1.43 million Washingtonians potentially had their data shared with political consulting firm Cambridge Analytica, Facebook said.
Facebook estimates data from more than a million Washington residents was shared with Cambridge Analytica, a political consultancy once hired by President Donald Trump’s campaign, according to the state attorney general’s office.
The privacy scandal has engulfed Facebook for the last few months after it was discovered that the consulting firm gained access to some personal information on up to 87 million Facebook users without their explicit consent. About 1.43 million of those were likely Washington residents, according to data Facebook provided to the National Association of Attorneys General at the group’s request.
“I’m deeply troubled by what’s happened,” Washington Attorney General Bob Ferguson said Monday.
Ferguson declined to comment on whether his office was investigating Facebook’s practices, saying it is department policy not to comment on the existence of investigations. He did say, “I’m in regular communication with colleagues and Facebook.”
Facebook’s data scandal
- Everything you need to know about the Cambridge Analytica-Facebook debacle
- Fed up with Facebook? Here’s how to break it off.
- How easy is it to #DeleteFacebook? We asked and you told us. Here’s advice from those who have disconnected.
Several other state attorneys general have said they are investigating the Facebook/Cambridge Analytica scandal, including those from New York, Massachusetts and Missouri.
The personal information was shared through a Facebook app, “This is your digital life,” which about 300,000 people downloaded during the two years it was available, the company has said. The app, like many others on Facebook, also pulled some basic information about the downloaders’ friends.
The information was passed to Cambridge Analytica through a researcher. Facebook allows some academic researchers to access user data, but says it does not allow that information to be accessed by commercial companies.
In Washington, Facebook estimates that 7,013 Washington residents downloaded the “This is your digital life” app, and another 1.427 million Washington residents had a friend who downloaded the app, meaning their data could have been shared.
Most Read Business Stories
- How one young couple is paying down massive college debt | Money Makeover
- Pioneer of Central Washington cryptocurrency boom falls on hard times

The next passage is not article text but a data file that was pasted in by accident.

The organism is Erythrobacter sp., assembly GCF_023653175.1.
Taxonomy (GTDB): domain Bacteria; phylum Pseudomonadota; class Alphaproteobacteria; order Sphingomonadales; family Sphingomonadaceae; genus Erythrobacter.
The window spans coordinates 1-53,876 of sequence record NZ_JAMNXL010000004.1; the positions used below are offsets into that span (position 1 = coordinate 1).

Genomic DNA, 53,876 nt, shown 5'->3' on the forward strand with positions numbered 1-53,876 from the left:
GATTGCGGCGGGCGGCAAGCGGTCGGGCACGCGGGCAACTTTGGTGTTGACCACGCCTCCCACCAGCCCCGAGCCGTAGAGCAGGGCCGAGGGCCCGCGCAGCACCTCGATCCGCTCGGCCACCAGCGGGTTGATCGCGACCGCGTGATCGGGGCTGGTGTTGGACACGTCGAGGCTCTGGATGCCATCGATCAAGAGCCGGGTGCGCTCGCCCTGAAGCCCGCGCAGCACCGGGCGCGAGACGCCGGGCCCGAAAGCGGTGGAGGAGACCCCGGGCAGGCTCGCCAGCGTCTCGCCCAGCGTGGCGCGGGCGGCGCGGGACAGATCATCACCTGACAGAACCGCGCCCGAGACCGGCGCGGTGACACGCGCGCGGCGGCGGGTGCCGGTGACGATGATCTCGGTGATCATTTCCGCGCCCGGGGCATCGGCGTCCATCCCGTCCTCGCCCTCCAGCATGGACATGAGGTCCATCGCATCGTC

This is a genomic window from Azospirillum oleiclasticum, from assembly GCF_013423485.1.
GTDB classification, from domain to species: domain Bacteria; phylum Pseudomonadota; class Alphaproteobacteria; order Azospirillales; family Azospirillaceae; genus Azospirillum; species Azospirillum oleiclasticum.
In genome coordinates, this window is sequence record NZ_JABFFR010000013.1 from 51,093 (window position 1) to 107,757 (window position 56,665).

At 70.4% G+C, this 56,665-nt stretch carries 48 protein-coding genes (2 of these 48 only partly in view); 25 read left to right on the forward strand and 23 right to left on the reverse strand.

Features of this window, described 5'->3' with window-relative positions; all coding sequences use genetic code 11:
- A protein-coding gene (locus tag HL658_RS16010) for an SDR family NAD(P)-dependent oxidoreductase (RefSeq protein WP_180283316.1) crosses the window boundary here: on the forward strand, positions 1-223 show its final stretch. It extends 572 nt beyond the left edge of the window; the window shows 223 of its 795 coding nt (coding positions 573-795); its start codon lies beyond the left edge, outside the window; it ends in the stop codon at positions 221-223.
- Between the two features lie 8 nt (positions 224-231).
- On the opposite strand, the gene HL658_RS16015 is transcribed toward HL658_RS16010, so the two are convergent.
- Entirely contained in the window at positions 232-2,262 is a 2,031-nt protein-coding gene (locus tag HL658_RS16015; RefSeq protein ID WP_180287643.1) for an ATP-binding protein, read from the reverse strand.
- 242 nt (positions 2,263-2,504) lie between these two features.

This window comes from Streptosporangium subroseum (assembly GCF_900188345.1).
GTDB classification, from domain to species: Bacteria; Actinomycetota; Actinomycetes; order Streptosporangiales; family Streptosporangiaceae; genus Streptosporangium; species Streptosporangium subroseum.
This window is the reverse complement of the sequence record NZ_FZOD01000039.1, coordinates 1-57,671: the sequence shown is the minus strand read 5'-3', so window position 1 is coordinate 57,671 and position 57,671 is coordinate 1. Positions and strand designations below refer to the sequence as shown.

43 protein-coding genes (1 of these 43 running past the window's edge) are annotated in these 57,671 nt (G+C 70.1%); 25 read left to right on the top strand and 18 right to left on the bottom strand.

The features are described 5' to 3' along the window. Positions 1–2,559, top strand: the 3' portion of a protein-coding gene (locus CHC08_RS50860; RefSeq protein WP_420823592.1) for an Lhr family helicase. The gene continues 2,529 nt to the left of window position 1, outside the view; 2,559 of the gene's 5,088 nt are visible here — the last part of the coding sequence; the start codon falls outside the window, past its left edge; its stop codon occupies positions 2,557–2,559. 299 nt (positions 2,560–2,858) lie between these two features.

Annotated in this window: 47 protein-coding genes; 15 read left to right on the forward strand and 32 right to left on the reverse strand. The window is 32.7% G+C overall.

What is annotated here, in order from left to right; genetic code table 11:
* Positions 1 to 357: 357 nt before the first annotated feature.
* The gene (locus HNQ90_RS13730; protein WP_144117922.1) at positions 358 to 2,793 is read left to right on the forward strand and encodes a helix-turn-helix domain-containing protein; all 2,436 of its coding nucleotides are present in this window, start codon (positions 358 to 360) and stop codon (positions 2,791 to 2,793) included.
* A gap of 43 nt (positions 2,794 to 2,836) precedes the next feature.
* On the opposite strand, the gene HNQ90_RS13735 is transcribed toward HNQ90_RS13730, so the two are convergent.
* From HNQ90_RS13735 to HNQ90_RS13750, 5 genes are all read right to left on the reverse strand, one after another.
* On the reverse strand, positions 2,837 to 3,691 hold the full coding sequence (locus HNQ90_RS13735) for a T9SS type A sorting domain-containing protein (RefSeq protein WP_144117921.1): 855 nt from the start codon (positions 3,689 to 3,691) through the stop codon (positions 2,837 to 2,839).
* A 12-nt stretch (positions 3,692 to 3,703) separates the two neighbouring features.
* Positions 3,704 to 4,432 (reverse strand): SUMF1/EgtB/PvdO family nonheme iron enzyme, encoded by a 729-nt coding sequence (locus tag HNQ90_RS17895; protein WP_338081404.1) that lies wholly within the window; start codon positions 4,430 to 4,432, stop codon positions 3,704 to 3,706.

- Bombardier sues Mitsubishi in Seattle over aircraft trade secrets
- Paul Allen's death leaves many questions around what's likely the largest estate in Washington history
- Sears' 'radical' past: How mail-order catalogs subverted the racial hierarchy of Jim Crow
Facebook sent estimates on the number of users affected by the misuse of their data to the National Association of Attorneys General and published it online after 37 state attorneys general sent the company a letter demanding more information about people’s information being shared without their consent.
The scandal has kicked off a worldwide debate about how digital information is protected and raised questions about whether people understand the user privacy agreements they regularly sign when using websites.
Facebook said Monday that it is suspending 200 apps from its site while it investigates whether they misused any data, as part of the company’s internal audit into its data-sharing practices. The company posted messages on its site last month informing individual users if their information could have been shared.
Cambridge Analytica announced it was shutting down operations earlier this month.
The number of people affected by the Cambridge Analytica scandal in other U.S. states falls roughly in line with the states’ respective populations: California had an estimated 6.8 million people affected, New York had 4.4 million potentially impacted, and an estimated 798,959 Oregonians were affected.
Ferguson reiterated his office’s call for policies that protect people’s digital data, and pointed to Facebook’s part in the scandal.
“In this case, there was a lack of corporate responsibility here that played a key role,” he said.